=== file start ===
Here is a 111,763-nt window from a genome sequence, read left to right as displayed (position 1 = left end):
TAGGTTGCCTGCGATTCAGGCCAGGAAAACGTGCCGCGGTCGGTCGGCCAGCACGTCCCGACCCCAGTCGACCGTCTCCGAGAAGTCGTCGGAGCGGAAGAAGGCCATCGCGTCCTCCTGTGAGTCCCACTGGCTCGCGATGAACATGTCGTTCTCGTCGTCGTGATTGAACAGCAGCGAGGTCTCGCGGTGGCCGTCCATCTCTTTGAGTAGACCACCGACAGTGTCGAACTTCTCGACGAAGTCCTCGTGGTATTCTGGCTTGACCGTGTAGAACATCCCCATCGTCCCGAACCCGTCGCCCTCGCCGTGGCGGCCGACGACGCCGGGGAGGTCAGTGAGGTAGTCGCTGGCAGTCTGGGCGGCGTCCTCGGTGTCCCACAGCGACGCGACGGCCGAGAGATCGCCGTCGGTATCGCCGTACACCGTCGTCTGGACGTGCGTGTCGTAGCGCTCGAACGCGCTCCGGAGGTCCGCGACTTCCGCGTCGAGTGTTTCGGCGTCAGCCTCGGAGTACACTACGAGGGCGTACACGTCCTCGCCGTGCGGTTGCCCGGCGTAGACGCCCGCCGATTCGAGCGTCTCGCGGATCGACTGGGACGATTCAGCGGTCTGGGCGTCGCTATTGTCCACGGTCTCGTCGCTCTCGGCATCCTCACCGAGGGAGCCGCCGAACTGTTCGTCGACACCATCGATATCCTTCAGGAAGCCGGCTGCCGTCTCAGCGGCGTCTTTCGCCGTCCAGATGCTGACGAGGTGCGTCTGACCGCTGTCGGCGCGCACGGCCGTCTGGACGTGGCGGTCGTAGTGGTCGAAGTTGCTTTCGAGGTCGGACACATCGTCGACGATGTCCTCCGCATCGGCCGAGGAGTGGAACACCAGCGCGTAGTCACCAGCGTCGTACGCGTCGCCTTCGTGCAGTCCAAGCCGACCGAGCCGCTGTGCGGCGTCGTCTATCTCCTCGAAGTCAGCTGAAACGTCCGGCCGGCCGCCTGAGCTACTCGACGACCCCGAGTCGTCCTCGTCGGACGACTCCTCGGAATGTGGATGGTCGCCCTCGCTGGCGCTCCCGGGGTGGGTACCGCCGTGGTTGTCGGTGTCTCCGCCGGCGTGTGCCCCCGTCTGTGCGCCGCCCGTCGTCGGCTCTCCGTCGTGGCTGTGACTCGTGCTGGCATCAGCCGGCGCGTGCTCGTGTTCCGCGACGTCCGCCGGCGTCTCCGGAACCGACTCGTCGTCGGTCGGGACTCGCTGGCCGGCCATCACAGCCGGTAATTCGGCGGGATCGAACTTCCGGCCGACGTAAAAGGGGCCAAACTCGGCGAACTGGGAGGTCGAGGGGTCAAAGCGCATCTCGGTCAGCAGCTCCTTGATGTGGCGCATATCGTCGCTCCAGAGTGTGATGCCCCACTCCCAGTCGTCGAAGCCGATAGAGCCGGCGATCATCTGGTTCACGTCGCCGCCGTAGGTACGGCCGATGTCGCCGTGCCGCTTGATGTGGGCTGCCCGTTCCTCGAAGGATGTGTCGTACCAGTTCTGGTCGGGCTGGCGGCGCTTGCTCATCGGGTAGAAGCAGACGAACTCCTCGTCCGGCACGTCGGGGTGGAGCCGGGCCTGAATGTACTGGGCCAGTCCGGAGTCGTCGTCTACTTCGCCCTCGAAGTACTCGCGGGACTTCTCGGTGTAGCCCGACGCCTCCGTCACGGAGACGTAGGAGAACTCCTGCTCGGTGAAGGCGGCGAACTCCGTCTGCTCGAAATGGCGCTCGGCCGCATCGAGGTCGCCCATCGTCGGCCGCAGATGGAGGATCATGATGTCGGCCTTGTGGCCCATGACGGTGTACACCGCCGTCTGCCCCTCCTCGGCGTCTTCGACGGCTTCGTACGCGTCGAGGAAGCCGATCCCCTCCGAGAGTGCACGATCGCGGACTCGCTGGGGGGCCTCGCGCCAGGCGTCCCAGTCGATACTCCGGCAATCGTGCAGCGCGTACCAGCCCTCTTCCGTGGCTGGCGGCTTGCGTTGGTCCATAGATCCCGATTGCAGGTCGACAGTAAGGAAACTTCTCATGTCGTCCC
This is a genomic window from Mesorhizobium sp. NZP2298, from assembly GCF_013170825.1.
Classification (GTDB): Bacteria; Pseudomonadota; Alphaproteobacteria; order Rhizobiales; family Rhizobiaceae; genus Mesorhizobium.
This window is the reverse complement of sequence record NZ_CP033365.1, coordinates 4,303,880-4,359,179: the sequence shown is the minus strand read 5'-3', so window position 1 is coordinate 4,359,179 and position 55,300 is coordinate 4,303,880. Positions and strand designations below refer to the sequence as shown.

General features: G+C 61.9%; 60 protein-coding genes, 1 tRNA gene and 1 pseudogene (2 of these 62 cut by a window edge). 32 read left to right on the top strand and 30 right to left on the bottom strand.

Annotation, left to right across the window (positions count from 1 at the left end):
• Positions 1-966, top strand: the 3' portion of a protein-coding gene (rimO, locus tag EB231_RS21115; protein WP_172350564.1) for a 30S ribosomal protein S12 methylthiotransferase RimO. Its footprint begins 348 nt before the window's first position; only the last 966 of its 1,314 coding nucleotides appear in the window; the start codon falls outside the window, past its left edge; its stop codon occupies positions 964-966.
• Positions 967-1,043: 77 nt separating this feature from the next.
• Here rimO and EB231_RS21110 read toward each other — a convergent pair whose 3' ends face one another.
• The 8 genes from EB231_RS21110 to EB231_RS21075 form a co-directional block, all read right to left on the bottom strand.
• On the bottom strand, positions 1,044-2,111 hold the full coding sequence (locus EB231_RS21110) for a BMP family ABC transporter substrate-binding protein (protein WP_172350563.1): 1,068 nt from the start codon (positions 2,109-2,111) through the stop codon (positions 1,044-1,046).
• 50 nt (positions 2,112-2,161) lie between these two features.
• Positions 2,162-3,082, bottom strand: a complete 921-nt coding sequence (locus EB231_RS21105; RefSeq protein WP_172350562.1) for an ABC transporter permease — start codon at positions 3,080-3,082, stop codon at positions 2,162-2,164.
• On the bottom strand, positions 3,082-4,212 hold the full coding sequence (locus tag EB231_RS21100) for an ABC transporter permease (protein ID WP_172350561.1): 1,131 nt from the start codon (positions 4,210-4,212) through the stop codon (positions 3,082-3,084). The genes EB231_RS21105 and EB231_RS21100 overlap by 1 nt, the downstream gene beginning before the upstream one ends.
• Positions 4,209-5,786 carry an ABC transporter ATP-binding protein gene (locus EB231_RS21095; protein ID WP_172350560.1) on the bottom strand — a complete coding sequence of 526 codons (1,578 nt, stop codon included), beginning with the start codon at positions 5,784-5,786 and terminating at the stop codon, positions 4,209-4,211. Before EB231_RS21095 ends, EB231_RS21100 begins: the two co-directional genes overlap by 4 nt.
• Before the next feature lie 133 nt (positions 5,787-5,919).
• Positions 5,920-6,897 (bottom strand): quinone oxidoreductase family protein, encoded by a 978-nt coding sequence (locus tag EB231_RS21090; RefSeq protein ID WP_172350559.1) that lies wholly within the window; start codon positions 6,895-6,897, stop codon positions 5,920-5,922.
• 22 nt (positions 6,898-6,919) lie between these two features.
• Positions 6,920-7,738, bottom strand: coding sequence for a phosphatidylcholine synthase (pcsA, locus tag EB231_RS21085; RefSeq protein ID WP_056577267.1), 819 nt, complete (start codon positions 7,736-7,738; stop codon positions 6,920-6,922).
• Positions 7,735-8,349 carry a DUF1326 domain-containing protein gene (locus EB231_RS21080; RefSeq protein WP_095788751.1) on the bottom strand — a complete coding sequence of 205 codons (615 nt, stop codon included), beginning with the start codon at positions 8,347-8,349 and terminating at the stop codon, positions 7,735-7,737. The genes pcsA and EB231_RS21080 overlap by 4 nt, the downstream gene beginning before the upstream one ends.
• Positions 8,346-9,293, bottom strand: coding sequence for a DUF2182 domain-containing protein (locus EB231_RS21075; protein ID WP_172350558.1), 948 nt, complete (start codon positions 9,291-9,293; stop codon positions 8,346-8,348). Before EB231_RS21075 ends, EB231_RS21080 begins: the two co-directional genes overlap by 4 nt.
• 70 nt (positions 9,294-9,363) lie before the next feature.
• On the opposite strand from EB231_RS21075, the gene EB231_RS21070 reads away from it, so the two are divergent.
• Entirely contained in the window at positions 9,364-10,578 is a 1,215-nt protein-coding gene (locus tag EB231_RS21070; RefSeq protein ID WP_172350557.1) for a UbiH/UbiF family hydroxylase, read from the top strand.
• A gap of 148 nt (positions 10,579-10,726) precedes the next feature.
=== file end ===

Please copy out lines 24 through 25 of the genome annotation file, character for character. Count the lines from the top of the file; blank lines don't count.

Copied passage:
• On the opposite strand from EB231_RS21075, the gene EB231_RS21070 reads away from it, so the two are divergent.
• Entirely contained in the window at positions 9,364-10,578 is a 1,215-nt protein-coding gene (locus tag EB231_RS21070; RefSeq protein ID WP_172350557.1) for a UbiH/UbiF family hydroxylase, read from the top strand.